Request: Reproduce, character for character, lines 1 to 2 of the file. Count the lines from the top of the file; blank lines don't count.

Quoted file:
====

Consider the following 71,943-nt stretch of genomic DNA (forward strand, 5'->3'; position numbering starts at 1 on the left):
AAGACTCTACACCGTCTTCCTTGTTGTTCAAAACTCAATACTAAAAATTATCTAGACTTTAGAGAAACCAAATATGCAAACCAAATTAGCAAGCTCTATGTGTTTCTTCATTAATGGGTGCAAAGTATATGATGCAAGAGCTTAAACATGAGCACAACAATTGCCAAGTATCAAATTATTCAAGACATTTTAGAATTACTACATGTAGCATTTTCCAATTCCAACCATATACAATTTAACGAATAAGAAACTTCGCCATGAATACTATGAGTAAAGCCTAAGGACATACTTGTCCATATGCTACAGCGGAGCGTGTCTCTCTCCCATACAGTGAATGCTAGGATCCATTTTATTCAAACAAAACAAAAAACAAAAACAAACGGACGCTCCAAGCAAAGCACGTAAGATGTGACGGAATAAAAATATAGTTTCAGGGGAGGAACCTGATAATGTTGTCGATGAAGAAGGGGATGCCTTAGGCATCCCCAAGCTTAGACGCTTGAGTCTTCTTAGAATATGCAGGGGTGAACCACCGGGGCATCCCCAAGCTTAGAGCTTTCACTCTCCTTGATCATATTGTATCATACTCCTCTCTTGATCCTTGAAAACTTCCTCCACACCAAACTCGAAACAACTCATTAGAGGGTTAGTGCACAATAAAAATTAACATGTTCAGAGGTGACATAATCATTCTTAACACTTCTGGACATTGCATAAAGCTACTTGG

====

Consider the following 71,943-nt stretch of genomic DNA (forward strand, 5'->3'; position numbering starts at 1 on the left):
AAGACTCTACACCGTCTTCCTTGTTGTTCAAAACTCAATACTAAAAATTATCTAGACTTTAGAGAAACCAAATATGCAAACCAAATTAGCAAGCTCTATGTGTTTCTTCATTAATGGGTGCAAAGTATATGATGCAAGAGCTTAAACATGAGCACAACAATTGCCAAGTATCAAATTATTCAAGACATTTTAGAATTACTACATGTAGCATTTTCCAATTCCAACCATATACAATTTAACGAATAAGAAACTTCGCCATGAATACTATGAGTAAAGCCTAAGGACATACTTGTCCATATGCTACAGCGGAGCGTGTCTCTCTCCCATACAGTGAATGCTAGGATCCATTTTATTCAAACAAAACAAAAAACAAAAACAAACGGACGCTCCAAGCAAAGCACGTAAGATGTGACGGAATAAAAATATAGTTTCAGGGGAGGAACCTGATAATGTTGTCGATGAAGAAGGGGATGCCTTAGGCATCCCCAAGCTTAGACGCTTGAGTCTTCTTAGAATATGCAGGGGTGAACCACCGGGGCATCCCCAAGCTTAGAGCTTTCACTCTCCTTGATCATATTGTATCATACTCCTCTCTTGATCCTTGAAAACTTCCTCCACACCAAACTCGAAACAACTCATTAGAGGGTTAGTGCACAATAAAAATTAACATGTTCAGAGGTGACATAATCATTCTTAACACTTCTGGACATTGCATAAAGCTACTTGG